I’ve never been a fan of conventional deodorant. I was raised in a house where my parents didn’t wear any of the popular drugstore brands. My mother never had “the talk” with me when it came to odors as our bodies change during puberty, so I wasn’t aware that people used these white and clear sticks to prevent their armpits from looking like a wet, sloppy mess.

As I got older, I started to notice that deodorant was a very natural part of many people’s daily routine. For some of my friends, using deodorant and antiperspirants was as necessary as using mascara or lipstick. But to me, it seemed to be more of a tradition rather than a hygienic practice. Being the health-conscious person I am, I was fearful of the potential nasty side effects deodorant could have.

So, as I eased into the idea of deodorant use, I started by using aluminum- and paraben-free sticks — many antiperspirants contain these chemicals.

Some studies show that many people who use deodorant don’t smell or even need them, but they still use them. If sweating and perspiring are a necessary part of maintaining proper homeostasis — the bodily function responsible for regulating our temperature — why is using deodorant so embedded in our culture?

According to Dr. Joshua Zeichner, a director of cosmetic and clinical research at Mount Sinai Hospital, the use of these products is more a function of social norms rather than necessity. He also said deodorants and antiperspirants don’t actually target the underlying cause of sweat and odor — they just mask it.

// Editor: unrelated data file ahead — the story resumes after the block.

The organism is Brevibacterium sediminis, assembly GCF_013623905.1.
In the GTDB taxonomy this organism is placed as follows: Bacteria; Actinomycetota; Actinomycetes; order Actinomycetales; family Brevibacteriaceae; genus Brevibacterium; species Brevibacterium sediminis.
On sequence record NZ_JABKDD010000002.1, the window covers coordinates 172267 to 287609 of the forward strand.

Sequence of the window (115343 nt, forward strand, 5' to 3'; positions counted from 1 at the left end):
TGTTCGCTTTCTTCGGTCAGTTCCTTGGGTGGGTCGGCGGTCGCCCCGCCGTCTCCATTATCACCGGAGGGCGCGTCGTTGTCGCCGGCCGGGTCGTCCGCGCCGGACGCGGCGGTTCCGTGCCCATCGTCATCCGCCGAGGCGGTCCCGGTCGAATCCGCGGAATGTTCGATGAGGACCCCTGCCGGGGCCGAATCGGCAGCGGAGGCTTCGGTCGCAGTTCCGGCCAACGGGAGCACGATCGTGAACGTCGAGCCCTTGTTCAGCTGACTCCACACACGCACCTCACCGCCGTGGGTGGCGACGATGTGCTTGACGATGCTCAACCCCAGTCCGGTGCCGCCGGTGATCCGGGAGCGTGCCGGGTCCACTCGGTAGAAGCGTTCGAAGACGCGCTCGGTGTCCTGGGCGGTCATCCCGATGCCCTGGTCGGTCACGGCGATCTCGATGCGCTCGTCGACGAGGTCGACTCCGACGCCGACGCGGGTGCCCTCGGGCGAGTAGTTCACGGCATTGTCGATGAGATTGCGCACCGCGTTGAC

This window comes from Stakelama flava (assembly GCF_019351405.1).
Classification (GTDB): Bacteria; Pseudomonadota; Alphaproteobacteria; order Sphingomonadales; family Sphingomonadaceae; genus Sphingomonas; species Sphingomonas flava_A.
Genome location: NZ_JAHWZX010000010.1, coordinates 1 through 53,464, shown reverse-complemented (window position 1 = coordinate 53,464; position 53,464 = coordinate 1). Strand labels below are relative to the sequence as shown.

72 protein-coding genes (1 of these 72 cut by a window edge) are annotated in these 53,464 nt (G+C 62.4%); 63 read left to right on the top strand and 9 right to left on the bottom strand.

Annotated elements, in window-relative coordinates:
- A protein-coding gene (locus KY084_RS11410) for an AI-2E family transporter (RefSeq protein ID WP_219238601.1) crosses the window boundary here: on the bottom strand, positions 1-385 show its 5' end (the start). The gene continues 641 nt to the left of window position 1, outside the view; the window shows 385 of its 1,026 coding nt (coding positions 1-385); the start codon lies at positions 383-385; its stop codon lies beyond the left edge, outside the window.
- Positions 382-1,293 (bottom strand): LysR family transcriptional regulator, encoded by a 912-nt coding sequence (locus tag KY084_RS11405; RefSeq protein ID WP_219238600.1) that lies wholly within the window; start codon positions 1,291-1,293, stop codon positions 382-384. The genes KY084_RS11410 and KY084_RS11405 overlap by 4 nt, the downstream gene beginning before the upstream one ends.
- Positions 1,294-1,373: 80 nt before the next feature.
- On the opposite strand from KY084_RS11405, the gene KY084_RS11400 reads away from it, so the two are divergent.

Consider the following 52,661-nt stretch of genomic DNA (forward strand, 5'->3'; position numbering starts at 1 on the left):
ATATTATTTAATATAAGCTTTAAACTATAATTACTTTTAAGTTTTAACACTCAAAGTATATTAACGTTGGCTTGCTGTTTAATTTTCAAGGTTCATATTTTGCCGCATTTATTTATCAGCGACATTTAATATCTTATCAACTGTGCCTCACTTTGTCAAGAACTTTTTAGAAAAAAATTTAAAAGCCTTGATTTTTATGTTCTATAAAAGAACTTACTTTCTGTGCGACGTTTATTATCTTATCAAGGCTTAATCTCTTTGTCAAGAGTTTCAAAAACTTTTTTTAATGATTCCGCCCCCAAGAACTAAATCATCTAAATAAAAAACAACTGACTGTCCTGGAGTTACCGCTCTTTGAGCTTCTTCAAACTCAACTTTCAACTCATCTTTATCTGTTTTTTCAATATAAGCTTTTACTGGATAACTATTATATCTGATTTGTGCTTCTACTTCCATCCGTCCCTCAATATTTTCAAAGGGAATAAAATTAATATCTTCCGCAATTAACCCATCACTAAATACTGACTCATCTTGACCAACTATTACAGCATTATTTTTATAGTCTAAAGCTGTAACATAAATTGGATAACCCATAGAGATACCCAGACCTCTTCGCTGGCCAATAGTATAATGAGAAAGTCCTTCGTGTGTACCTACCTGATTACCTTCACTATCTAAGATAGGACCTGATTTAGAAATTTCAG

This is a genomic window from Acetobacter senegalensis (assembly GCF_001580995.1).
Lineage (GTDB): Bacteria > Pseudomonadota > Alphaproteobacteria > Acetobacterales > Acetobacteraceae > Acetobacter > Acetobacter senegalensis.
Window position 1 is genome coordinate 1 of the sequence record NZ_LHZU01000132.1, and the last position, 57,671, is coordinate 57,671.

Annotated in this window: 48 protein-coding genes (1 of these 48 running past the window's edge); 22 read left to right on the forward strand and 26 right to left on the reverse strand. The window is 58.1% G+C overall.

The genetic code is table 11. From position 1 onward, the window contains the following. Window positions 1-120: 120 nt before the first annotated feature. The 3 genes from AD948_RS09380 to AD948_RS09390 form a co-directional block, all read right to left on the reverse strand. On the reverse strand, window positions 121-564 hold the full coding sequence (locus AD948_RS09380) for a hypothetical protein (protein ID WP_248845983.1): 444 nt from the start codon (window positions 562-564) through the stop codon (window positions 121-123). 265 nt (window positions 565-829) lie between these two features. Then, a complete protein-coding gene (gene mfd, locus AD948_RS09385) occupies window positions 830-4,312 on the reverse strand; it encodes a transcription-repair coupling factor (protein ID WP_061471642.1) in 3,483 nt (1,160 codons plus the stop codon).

The smell is caused by bacteria related to our genetics and environmental factors. Normal sweat doesn't stink but can sometimes take on an odor from foods we eat or problems with metabolism, according to Dr. Cindy Jones, a biochemist at the Sagescript Institute.

“Sweat can be acted upon by skin bacteria to produce odoriferous compounds so cleanliness is important to remove sweat as well as the bacteria that cause the odor,” she told Medical Daily.

But let’s face it, no one wants to be around someone who smells foul, and deodorant does help to mask those noxious odors.

“Deodorants reduce skin odor, either by adding a fragrance that masks body odor or by killing bacteria on the skin that cause the odor,” Zeichner told Medical Daily. They work by lessening the smell, while antiperspirants like aluminum form a plug in the pores preventing moisture from reaching the surface.

A few years ago, an email circulated claiming these products could pose potential health risks. The stance was that paraben- and aluminum-based compounds can seep into the skin from shaving cuts and can cause breast cancer. However, research from the National Cancer Institute disputed these claims, saying that the evidence is unfounded and with no clear links.

So if you were on the fence about using deodorant prior to reading this article, chances are a little soap and water will do the trick. The best thing to do to prevent smells is to have proper hygiene, which includes changing your clothes and showering daily along with shaving your underarms.

“Cleanliness is important to remove sweat as well as the bacteria that cause the odor, especially from areas more prone to odor,” Jones said.